Churchill’s granddaughter says he was ‘difficult man to be married to’

Churchill’s granddaughter says he was ‘difficult man to be married to’


Winston Churchill’s granddaughter Celia Sandys reveals he was ‘a difficult man to be married to’ as she opens up about his relationship with wife Clementine

  • Celia Sandys, 76, discusses marriage between Churchill and wife Clementine 
  • Former Prime Minister was a keen bricklayer and built wall at Chartwell House
  • Secrets of the National Trust airs tonight at 9:15pm on Channel 5  

Winston Churchill’s granddaughter has revealed the former Prime Minister was a ‘difficult man to be married to’ in Secrets of the National Trust.

The documentary which airs on Channel 5 tonight, focuses on Chartwell House in Westerham, Kent, where he lived with his wife Clementine. 

Sitting in the splendor of her grandfather’s former home, author Celisa Sandys, 76, speaks about her grandmother with host Alan Titchmarsh and discusses how she coped being wed to Winston.

‘He was a difficult man to be married to,’ she explains. ‘I mean, everything centered around him and she was someone who was very highly strung. 

‘So, she found life quite a strain because he was racing through life and everything was going at full speed.’  

Author Celia Sandys, 76, (pictured) is the granddaughter of former Prime Minister Winston Churchill. She opens up about her grandparents’ relationship in Channel 5 documentary Secrets of the National Trust which airs tonight  

Clementine and Winston Churchill (pictured) sitting together in their London home on 11 April 1960, five years before his death 

She adds: ‘He was once described as a young man in a hurry but he was a man in a hurry all his life and he was always pursuing his destiny, which of course came rather late.’

Celia, who is the daughter of the couple’s eldest child, Diana, who married Cabinet Minister Duncan Sandys, adds that Clementine ‘was an extraordinary wife’.

Winston and Clementine Churchill tied the knot on 12 September 1908 after meeting for the first time in 1904. 

They then honeymooned in Baveno, Venice and Moravia before returning to the city of London.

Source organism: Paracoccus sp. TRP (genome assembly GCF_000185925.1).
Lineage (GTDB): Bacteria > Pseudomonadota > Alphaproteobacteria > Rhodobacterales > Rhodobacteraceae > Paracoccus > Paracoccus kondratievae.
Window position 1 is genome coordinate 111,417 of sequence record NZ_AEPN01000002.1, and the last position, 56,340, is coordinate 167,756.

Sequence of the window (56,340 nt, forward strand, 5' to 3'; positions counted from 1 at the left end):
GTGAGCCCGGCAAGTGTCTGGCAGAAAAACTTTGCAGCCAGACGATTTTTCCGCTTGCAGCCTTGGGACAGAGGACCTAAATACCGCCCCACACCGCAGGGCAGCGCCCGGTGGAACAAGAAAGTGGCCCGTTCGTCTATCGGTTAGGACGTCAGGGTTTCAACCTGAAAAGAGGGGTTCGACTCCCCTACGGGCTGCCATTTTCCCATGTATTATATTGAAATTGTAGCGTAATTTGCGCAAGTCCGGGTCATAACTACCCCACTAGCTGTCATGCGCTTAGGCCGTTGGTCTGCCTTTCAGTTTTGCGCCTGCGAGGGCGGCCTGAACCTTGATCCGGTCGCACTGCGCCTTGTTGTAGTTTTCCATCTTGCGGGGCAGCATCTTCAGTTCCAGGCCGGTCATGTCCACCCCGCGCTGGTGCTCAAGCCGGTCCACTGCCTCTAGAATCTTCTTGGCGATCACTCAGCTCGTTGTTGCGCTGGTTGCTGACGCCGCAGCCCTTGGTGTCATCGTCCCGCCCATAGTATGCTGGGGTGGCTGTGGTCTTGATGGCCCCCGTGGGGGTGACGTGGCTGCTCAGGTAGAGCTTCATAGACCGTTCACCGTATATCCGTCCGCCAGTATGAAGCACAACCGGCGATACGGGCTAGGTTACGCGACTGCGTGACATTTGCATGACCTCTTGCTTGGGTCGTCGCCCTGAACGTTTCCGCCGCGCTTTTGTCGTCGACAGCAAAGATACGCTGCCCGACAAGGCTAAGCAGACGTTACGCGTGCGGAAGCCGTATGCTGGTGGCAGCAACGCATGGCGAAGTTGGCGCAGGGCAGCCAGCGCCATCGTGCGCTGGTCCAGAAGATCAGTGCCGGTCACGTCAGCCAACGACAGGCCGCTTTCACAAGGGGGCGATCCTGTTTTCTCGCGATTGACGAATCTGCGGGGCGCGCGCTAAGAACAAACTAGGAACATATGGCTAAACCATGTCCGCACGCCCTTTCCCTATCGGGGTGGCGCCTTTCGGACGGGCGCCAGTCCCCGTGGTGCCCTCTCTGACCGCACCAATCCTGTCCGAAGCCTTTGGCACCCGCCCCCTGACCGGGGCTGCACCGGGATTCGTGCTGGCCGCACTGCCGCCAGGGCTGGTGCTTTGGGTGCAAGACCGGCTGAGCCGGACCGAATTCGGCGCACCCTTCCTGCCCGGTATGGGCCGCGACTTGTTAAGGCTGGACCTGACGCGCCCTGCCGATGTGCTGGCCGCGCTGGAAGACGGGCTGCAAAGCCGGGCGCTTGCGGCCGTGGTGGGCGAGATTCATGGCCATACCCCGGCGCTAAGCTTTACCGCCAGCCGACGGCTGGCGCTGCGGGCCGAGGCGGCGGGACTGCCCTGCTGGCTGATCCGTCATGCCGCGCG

The couple went on to have five children – Sarah, Mary, Marigold, Randolph and Diana, Celia’s mother. 

Asked by Titchmarsh what made Churchill the man he was, Celia responds almost instantly, saying: ‘Courage.’ 

Celia (pictured) next to her grandfather in family pictures. In tonight’s documentary, she tells how Winston Churchill would often take her with him on his travels 

The former Prime Minister and his wife Clementine pictured leaving a London airport for a holiday in the south of France in September 1852 

Clementine and Winston Churchill at 10 Downing Street. Pictured, Churchill gives the crowd his famous ‘V’ for victory sign

According to Celia, being married to a man such as Winston Churchill was no easy task, but Clementine was up for the challenge  

Giving a unique insight into the man himself, she adds that he ‘had the courage to, when he believed in something, not to be worried what other people said.’ 

‘He felt he had this destiny, so he had a purpose.’

Throughout the episode, viewers are offered a behind-the-scenes look at Churchill’s life – including his magnificent room, one of his actual cigars, a food-stained bow tie and a velvet ‘onesie’ that became a favoured part of his lounge-wear. 

The show also features a segment on a lesser-known hobby of Churchill’s – bricklaying. 

Alan Titchmarsh discovers that Churchill even built a wall at Chartwell House with the help of a professional and two gardeners. 

While he may not have been known for his prowess with bricks, one thing he was synonymous with was his smoking habits. 

Speaking of this, his granddaughter Celia says: ‘The cigar was always there. As he left the house he would have the cigar lit because the people expected him to be puffing away at the cigar, but it was very much part of him.’ 

The Secrets of the National Trust with Alan Titchmarsh airs tonight at 9:15pm on Channel 5. 

Winston and Clementine Churchill surrounded by their grandchildren. From left to right: Emma Soames, Winston Churchill, Young Winston Churchill (standing), Nicholas Soames (on the bench), Julian Sandys (standing) Clementine Churchill, Arabella Churchill

Celia says Churchill’s famous cigars were always in his house and were ‘very much a part of him.’ Former British Prime Minister leaving Admiralty House in London after lunch with Harold Macmillan on 8th February 1961

Lady Churchill on the day of Queen Elizabeth II’s Coronation on 2 June 1953. The couple met in 1904 and married in 1908

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